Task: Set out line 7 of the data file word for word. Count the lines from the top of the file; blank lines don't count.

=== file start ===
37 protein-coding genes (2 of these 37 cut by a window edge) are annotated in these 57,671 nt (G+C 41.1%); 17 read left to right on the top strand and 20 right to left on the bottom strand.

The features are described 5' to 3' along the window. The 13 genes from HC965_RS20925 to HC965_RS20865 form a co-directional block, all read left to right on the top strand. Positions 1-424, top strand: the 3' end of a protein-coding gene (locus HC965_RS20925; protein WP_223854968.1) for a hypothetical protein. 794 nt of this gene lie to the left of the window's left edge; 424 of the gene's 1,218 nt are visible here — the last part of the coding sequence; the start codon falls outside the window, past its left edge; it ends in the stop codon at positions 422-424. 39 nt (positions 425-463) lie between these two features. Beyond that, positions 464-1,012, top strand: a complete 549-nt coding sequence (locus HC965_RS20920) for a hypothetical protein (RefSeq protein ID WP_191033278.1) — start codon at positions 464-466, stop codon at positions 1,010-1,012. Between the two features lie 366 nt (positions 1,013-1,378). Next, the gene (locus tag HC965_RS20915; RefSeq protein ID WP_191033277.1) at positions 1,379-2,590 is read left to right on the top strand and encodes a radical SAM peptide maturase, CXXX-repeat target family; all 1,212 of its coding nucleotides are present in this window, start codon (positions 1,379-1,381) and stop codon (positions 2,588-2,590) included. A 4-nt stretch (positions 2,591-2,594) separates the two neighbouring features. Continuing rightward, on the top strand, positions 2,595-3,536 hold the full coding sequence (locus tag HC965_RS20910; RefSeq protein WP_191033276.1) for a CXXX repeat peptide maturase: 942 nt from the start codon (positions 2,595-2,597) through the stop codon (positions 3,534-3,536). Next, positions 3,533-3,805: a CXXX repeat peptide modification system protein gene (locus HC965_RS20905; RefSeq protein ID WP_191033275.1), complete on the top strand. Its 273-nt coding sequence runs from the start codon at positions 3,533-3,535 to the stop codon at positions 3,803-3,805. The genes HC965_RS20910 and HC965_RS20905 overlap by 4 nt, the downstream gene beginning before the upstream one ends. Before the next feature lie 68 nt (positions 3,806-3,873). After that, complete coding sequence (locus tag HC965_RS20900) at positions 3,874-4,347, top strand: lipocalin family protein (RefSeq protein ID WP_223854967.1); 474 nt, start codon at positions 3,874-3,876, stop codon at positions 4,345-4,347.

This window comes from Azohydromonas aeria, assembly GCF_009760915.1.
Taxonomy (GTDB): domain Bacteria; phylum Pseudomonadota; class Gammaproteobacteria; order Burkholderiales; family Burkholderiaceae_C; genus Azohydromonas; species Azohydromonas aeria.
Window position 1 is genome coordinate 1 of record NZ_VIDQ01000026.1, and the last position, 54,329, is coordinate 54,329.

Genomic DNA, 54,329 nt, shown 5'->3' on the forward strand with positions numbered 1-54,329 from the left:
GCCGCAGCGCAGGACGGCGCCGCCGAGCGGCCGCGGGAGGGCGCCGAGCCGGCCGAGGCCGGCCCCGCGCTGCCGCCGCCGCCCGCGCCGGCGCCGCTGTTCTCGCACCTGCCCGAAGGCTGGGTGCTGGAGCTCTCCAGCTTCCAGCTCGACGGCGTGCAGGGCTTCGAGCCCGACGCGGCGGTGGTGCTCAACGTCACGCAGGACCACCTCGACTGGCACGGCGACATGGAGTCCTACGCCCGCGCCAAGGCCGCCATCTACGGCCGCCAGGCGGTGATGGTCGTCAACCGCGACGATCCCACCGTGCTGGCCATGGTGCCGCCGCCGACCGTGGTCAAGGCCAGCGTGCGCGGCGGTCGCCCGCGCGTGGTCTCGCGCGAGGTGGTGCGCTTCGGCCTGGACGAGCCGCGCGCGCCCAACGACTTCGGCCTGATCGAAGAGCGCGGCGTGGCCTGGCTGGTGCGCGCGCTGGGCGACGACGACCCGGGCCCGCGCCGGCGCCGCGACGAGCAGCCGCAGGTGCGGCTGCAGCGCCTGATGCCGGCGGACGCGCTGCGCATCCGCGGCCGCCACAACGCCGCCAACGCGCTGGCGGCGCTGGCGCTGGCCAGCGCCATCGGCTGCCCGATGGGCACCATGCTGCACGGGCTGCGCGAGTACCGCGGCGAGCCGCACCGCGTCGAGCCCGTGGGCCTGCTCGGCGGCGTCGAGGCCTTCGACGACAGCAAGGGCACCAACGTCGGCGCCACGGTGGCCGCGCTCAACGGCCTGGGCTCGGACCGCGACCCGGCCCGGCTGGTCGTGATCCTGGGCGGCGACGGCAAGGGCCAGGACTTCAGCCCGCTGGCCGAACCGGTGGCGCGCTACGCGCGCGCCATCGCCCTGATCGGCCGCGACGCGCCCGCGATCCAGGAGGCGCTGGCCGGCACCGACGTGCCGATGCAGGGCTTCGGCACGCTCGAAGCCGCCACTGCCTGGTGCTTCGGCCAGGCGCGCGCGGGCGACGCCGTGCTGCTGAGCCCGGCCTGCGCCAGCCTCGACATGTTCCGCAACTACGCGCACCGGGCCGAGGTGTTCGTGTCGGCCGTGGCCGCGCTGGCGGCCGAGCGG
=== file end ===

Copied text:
GCCGCAGCGCAGGACGGCGCCGCCGAGCGGCCGCGGGAGGGCGCCGAGCCGGCCGAGGCCGGCCCCGCGCTGCCGCCGCCGCCCGCGCCGGCGCCGCTGTTCTCGCACCTGCCCGAAGGCTGGGTGCTGGAGCTCTCCAGCTTCCAGCTCGACGGCGTGCAGGGCTTCGAGCCCGACGCGGCGGTGGTGCTCAACGTCACGCAGGACCACCTCGACTGGCACGGCGACATGGAGTCCTACGCCCGCGCCAAGGCCGCCATCTACGGCCGCCAGGCGGTGATGGTCGTCAACCGCGACGATCCCACCGTGCTGGCCATGGTGCCGCCGCCGACCGTGGTCAAGGCCAGCGTGCGCGGCGGTCGCCCGCGCGTGGTCTCGCGCGAGGTGGTGCGCTTCGGCCTGGACGAGCCGCGCGCGCCCAACGACTTCGGCCTGATCGAAGAGCGCGGCGTGGCCTGGCTGGTGCGCGCGCTGGGCGACGACGACCCGGGCCCGCGCCGGCGCCGCGACGAGCAGCCGCAGGTGCGGCTGCAGCGCCTGATGCCGGCGGACGCGCTGCGCATCCGCGGCCGCCACAACGCCGCCAACGCGCTGGCGGCGCTGGCGCTGGCCAGCGCCATCGGCTGCCCGATGGGCACCATGCTGCACGGGCTGCGCGAGTACCGCGGCGAGCCGCACCGCGTCGAGCCCGTGGGCCTGCTCGGCGGCGTCGAGGCCTTCGACGACAGCAAGGGCACCAACGTCGGCGCCACGGTGGCCGCGCTCAACGGCCTGGGCTCGGACCGCGACCCGGCCCGGCTGGTCGTGATCCTGGGCGGCGACGGCAAGGGCCAGGACTTCAGCCCGCTGGCCGAACCGGTGGCGCGCTACGCGCGCGCCATCGCCCTGATCGGCCGCGACGCGCCCGCGATCCAGGAGGCGCTGGCCGGCACCGACGTGCCGATGCAGGGCTTCGGCACGCTCGAAGCCGCCACTGCCTGGTGCTTCGGCCAGGCGCGCGCGGGCGACGCCGTGCTGCTGAGCCCGGCCTGCGCCAGCCTCGACATGTTCCGCAACTACGCGCACCGGGCCGAGGTGTTCGTGTCGGCCGTGGCCGCGCTGGCGGCCGAGCGG